Frightening this book certainly is, yet in true Gothic fashion, the fear comes from inside the domestic world we think we know. That Victorian chaise-longue, on first sight so innocent – “stacked upside down on top of a pile of furniture, its clumsy legs threshing the air like an unclipped sheep that had tumbled on to its back” – becomes a portal to a languor half-chosen that soon becomes death. Melanie’s vague fantasies of romantic helplessness – “the frail young mother in the floating clouds of negligee, the tender faces of solicitous admiring friends” – become something much worse, troubled by dim memories of lovemaking on that same chaise-longue. The deepest cruelty comes not from a man but from a woman, in a way that anticipates Elena Ferrante’s Neapolitan frenemyships and hearkens to our darkest images of the Victorians: “Milly,” unlike Melanie, isn’t married to her baby’s father. “Tell me his name,” growls her controlling sister, “and you shall see your baby.”
The novel never explains the haunting, or kidnapping, of a self into another life; it just asks us to experience, and imagine, it. Melanie is both herself and Milly, a body both living and dead, aware of and unable to resist what’s happening, bound and unlimited by time. The prose expands and contracts in loops of panic and hope. “Wireless, she screamed in her mind, television, penicillin, gramophone-records and vacuuum-cleaners, but none of these words could be framed by her lips. I can think them, why can’t I say them? she begged; can I introduce nothing into this real past? – and if I cannot, then even these thoughts I am thinking, has Milly thought them before? But things can’t happen twice, she told herself wearily, closing her eyes, the momentary relaxation over, the racking torture established again, I must always have been Milly and Milly me. It is now that is present reality and the future is still to come. But if I have to wait for the future, if it is only in time to come that I shall be Melanie again, then that time must come again too when Sister Smith leaves me to sleep on the chaise-longue, and I wake up in the past. I shall never escape – and the eternal prison she imagined consumed her mind, and she fainted or dozed off into a nightmare of chase and pursuit and loss.”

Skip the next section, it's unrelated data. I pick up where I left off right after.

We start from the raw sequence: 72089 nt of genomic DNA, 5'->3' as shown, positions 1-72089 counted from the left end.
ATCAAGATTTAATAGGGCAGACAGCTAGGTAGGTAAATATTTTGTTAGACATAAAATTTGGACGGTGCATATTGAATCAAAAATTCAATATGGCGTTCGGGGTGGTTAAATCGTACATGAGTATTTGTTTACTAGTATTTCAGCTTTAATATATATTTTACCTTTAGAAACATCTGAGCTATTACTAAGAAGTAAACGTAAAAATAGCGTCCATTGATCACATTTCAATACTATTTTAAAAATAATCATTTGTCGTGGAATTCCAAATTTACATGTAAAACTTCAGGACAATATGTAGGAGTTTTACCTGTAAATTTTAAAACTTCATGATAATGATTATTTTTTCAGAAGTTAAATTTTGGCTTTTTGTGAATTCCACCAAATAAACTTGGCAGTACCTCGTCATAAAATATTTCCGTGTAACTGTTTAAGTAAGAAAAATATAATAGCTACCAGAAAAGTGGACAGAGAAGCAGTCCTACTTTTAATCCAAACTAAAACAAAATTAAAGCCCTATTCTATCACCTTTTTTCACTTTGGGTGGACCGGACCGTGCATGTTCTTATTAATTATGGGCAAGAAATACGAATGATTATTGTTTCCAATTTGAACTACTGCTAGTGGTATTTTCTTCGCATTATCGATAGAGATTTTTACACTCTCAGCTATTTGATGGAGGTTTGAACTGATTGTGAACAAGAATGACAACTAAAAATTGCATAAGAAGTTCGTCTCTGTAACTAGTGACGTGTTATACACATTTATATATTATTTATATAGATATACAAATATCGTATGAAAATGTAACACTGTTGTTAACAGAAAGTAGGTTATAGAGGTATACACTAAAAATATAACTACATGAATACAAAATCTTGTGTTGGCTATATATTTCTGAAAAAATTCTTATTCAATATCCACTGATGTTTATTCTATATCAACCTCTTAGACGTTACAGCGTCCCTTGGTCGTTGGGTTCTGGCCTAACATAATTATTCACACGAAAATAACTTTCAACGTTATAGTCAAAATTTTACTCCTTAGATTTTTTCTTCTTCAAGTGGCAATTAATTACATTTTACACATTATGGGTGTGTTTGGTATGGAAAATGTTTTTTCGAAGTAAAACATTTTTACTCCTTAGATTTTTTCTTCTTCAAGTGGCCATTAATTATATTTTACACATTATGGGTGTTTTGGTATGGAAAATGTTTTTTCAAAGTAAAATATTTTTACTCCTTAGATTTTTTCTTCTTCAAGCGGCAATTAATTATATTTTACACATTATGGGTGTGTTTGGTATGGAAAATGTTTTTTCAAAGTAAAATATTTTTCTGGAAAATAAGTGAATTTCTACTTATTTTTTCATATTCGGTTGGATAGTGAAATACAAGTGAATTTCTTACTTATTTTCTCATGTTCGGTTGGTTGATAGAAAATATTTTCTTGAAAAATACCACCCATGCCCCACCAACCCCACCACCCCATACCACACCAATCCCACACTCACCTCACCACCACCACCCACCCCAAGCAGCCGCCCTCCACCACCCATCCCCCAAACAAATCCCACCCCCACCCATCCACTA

You finish The Victorian Chaise-Longue round-eyed with a horror that settles inside you in waves, like the sand at the bottom of a river once the swimmer stops kicking. And then you turn back to the first page and read it all over again. In her lifetime, Laski was one of the top contributors to the Oxford English Dictionary, building up the history of each word as a tool with a long life behind and ahead of it. The Victorian Chaise-Longue, too, testifies to the power of writing to get inside any experience and look around, no matter how distant, or how intimate, it may seem.